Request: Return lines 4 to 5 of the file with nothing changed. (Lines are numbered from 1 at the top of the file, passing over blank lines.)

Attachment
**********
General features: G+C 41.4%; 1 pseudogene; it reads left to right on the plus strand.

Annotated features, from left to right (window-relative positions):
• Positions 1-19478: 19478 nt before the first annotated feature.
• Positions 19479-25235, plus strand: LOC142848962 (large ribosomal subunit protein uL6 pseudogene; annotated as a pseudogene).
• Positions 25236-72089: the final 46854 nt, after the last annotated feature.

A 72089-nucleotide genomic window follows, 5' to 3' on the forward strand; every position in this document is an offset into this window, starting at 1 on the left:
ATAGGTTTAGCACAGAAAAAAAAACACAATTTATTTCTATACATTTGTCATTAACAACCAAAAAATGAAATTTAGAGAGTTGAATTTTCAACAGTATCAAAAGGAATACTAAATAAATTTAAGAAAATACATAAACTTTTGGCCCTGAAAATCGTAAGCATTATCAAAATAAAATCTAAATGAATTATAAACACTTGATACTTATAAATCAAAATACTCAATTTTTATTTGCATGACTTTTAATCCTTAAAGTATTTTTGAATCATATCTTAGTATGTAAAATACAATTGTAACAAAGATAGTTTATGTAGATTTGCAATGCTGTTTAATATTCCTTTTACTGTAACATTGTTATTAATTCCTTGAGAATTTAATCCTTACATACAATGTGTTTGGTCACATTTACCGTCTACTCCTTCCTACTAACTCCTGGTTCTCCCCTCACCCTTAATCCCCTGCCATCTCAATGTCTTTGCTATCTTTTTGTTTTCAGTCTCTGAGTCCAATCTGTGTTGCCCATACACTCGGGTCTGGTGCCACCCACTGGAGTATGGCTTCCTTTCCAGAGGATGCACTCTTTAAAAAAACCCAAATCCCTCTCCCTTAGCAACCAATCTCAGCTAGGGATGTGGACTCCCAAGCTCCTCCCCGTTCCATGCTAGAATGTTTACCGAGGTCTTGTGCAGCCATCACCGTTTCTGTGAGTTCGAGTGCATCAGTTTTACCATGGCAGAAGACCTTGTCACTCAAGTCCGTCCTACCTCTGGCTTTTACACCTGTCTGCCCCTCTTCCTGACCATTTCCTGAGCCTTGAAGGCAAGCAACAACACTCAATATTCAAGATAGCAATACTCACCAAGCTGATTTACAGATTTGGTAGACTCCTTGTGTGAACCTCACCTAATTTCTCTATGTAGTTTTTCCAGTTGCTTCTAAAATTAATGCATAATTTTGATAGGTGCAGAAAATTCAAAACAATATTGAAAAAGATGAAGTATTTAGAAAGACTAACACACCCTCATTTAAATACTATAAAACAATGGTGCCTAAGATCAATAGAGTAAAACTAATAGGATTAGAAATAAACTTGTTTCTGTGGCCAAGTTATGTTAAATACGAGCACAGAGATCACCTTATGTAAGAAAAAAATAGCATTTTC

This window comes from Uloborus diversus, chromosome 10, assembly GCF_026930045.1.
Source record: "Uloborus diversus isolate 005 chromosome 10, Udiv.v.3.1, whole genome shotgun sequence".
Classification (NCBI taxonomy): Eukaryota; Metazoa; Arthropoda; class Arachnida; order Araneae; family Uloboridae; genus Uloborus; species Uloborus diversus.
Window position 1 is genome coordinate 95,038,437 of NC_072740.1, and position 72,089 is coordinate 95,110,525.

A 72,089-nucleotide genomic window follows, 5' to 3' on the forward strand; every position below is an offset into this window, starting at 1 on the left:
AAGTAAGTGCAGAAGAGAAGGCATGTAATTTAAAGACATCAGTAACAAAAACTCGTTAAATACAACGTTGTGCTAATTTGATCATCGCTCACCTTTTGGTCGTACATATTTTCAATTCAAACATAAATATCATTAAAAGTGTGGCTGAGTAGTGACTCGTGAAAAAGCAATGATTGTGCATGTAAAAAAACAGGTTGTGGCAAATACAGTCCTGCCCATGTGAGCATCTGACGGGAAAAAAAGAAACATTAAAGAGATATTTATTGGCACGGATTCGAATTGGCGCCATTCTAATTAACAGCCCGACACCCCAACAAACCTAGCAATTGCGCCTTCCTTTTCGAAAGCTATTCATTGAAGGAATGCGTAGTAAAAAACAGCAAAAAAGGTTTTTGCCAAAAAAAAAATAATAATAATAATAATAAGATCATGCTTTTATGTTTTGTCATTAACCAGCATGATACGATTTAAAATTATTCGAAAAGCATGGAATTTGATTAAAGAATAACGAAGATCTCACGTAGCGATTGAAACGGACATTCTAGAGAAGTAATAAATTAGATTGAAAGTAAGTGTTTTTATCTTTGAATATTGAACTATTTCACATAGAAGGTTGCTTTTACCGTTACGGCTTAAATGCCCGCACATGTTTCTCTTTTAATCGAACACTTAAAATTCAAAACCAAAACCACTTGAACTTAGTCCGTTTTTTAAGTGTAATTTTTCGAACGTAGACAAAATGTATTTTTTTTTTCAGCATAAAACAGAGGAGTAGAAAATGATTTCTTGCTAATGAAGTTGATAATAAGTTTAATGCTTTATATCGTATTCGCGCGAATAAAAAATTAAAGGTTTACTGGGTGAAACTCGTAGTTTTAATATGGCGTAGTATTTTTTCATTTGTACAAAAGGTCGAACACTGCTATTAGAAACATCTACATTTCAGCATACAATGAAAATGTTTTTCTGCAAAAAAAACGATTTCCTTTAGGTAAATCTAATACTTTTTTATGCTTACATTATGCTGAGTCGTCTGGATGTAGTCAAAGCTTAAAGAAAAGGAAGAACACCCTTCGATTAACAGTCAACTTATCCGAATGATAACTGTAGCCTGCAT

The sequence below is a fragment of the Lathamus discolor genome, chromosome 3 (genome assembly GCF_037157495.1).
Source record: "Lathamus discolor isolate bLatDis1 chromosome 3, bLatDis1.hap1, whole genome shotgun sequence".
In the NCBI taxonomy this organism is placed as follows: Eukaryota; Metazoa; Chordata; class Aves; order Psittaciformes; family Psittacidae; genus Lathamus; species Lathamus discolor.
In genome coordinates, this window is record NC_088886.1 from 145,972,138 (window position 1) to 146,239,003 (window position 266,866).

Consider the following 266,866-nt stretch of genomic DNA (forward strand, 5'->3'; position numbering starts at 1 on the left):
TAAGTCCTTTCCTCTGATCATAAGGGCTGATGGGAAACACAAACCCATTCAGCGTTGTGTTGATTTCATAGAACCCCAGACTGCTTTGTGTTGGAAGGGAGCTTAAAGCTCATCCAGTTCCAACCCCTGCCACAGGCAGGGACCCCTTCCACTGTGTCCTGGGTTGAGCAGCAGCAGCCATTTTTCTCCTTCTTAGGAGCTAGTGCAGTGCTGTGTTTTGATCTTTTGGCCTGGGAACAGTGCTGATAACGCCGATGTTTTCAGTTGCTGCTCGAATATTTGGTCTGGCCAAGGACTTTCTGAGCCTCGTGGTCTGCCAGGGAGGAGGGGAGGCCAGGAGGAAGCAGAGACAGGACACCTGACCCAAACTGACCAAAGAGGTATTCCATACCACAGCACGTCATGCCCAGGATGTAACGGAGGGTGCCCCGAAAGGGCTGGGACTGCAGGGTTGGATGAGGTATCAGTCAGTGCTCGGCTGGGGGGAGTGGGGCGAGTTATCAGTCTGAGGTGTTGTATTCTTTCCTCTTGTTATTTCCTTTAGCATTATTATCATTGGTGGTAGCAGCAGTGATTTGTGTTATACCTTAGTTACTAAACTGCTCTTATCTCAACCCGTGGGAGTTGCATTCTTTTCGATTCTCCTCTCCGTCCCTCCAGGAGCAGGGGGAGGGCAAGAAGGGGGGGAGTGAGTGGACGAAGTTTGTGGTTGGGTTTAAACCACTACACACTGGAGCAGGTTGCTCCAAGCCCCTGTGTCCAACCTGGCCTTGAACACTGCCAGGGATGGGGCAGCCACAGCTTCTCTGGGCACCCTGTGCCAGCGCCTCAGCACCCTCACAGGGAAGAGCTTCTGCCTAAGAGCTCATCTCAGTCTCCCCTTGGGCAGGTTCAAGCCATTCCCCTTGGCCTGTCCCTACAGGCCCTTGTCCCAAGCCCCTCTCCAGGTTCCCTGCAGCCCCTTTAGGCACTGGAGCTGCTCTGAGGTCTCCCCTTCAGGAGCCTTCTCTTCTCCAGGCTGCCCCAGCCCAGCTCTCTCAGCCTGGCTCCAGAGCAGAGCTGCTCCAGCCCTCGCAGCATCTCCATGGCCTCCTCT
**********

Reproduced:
• Positions 19479-25235, plus strand: LOC142848962 (large ribosomal subunit protein uL6 pseudogene; annotated as a pseudogene).
• Positions 25236-72089: the final 46854 nt, after the last annotated feature.